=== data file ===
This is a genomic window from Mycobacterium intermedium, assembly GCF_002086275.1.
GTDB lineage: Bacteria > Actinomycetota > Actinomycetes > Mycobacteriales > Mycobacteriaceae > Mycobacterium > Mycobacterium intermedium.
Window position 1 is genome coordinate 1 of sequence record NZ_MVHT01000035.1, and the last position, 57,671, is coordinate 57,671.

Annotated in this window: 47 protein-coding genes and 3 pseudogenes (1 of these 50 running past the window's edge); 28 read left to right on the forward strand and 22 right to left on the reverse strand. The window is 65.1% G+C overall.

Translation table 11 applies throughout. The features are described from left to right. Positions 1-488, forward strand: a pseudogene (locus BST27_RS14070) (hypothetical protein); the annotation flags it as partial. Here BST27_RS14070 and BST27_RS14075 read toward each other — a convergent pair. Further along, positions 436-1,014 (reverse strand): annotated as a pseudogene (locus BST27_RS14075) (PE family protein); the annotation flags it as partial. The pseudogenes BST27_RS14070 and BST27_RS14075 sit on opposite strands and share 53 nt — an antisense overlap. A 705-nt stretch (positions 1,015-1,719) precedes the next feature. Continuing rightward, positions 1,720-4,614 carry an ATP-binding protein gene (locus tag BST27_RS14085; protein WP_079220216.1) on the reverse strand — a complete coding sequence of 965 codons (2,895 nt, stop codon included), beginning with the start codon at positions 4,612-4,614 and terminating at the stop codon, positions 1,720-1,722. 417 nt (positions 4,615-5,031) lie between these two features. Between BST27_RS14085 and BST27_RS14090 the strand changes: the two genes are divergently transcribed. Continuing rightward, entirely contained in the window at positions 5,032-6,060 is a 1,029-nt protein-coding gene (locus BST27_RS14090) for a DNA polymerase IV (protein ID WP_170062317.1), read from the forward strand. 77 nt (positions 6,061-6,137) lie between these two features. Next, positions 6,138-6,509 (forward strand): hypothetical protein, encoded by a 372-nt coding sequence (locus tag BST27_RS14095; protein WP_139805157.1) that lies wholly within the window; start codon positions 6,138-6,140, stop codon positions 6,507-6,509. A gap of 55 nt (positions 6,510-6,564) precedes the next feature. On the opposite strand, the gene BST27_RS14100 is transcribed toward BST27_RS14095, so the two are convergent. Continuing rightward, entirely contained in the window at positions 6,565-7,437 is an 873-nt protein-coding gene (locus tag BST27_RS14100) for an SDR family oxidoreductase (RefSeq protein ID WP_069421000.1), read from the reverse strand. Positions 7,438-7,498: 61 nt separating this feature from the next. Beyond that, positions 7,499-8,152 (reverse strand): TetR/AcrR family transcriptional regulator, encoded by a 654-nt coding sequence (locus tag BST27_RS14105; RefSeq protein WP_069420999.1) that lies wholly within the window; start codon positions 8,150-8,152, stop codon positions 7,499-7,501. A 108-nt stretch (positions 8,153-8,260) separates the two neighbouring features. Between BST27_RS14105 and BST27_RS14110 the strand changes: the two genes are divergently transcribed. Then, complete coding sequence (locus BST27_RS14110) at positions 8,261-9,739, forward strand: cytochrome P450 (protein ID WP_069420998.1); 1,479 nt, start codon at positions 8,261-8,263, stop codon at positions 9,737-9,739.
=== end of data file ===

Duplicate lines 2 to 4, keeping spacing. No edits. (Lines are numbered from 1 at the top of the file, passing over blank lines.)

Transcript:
GTDB lineage: Bacteria > Actinomycetota > Actinomycetes > Mycobacteriales > Mycobacteriaceae > Mycobacterium > Mycobacterium intermedium.
Window position 1 is genome coordinate 1 of sequence record NZ_MVHT01000035.1, and the last position, 57,671, is coordinate 57,671.

Annotated in this window: 47 protein-coding genes and 3 pseudogenes (1 of these 50 running past the window's edge); 28 read left to right on the forward strand and 22 right to left on the reverse strand. The window is 65.1% G+C overall.